Boston Public School students designed the app with one purpose in mind: to get everyone on the same page about student rights and school discipline. The app breaks down district policies and the Code of Conduct so that everyone understands the rules. Everyone can use this app to start a conversation, or to file a report if you or someone you know has been unfairly disciplined or discriminated against.
It was designed for BPS students (their teachers and parents) to understand their rights, suspension/expulsion policies, and stay connected to us. This is the first student rights app in the country and we are proud to work in partnership with BPS on this project.
Do you think you may have been a victim of a hate crime or that you experienced bias-based conduct at your school?
A hate crime is a traditional crime that is motivated by the offender’s bias toward the victim because the victim is a member of a protected group.
Bias-based behavior is when someone treats a student differently because of their membership in a protected group.
Under the BPS Non-Discrimination policy (inline link to circular), protected groups include race, color, age, disability, sex/gender, gender identity, religion, national origin, ancestry, retaliation, sexual orientation, genetics, military status, and homelessness.
Only law enforcement can determine that something is a hate crime. If you believe a hate crime may have been committed, you should contact the police. If you think there has been any sort of bias-based conduct at your school or on your way to or from school, you can file a report with the BPS Office of Equity.
Any form of communication or physical action that creates an intimidating, threatening, or abusive educational environment will not be tolerated.
What are some examples of bias-based behavior?
- Using a slur or insult towards a student or their family based on their membership in a protected group
- Telling rude jokes that mock a protected group in person, over the phone, or using the internet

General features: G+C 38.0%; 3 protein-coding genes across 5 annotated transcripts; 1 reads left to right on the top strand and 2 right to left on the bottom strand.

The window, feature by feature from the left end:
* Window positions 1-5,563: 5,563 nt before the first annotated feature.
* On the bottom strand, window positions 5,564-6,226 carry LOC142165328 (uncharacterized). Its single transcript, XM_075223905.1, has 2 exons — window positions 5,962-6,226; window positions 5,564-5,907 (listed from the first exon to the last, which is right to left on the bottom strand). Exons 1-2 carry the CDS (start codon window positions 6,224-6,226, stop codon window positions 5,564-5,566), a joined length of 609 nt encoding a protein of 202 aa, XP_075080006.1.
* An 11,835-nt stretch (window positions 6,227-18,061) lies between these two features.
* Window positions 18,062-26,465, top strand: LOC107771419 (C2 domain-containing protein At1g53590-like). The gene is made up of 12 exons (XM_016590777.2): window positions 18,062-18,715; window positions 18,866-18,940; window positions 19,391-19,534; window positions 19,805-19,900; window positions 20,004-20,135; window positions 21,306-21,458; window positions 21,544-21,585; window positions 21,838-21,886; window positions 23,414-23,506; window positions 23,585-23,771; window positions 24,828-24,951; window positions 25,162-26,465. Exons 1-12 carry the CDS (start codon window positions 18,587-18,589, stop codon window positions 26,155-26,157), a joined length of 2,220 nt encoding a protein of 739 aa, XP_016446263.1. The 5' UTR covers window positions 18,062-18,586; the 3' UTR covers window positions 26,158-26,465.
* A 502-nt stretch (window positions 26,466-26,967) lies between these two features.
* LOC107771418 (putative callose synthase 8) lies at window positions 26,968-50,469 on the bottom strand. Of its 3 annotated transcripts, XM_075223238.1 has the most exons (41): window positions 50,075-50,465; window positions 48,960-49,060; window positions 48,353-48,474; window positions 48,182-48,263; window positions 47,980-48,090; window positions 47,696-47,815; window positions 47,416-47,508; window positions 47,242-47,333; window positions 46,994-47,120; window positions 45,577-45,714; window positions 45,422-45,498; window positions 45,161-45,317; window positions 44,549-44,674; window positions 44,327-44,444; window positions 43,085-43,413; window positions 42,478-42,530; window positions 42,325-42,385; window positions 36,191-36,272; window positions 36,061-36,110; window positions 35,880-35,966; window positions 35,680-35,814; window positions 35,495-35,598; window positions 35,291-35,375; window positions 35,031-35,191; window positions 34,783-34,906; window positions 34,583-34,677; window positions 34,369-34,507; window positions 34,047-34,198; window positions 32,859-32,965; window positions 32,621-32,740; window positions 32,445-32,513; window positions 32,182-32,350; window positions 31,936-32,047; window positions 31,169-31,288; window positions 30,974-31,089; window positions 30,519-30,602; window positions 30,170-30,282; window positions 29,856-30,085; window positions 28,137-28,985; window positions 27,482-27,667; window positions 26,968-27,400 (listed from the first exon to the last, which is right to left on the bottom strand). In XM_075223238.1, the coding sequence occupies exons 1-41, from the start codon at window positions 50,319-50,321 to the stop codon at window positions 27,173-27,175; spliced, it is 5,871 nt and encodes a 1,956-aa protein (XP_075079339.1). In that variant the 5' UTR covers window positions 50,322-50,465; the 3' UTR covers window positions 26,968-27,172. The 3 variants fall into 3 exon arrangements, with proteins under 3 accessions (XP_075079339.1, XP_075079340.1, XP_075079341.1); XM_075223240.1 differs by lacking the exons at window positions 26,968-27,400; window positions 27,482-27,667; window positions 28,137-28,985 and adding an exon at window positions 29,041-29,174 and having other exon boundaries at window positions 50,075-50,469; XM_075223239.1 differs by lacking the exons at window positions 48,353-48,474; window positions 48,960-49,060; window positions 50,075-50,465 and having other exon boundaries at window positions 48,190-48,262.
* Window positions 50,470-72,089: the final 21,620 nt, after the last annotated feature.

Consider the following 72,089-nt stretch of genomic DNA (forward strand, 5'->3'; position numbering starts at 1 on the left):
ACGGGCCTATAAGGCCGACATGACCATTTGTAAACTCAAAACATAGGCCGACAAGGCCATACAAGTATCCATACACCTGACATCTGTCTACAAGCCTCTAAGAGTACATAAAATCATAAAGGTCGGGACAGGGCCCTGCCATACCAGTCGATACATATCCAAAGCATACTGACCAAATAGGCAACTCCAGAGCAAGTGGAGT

- Not allowing students to participate in an activity because of their membership in a protected group
- Disciplining a student more often or more harshly because of their membership in a protected group
- Taking pictures of a student that make fun of them for being part of a protected group
If you report bias-based conduct to your school or the Office of Equity…
- You can’t be retaliated against.
- The Office of Equity will be informed even if you just go to your headmaster (but going to your headmaster first is encouraged).
- The Office of Equity may conduct an investigation and will keep the matter as confidential as possible.
Are there other ways to report an incident?
Call transit police at. Or Contact the Attorney General’s Hotline by phone at , social media, or email using a file a Civil Rights Complaint.
Do you go to a public or charter school in Massachusetts that is not part of the Boston Public Schools district?
Students at charter schools in Boston or any public school in MA still have rights around discipline, even if they are not as progressive and student friendly as Boston. Students have more rights than they did in the past. Our friends at the Lawyers’ Committee for Civil Rights and Economic Justice compiled state laws into a resource for students and families across the state. BSAC members worked with the Lawyers’ Committee to make sure that it is easy to understand and helpful for students and families.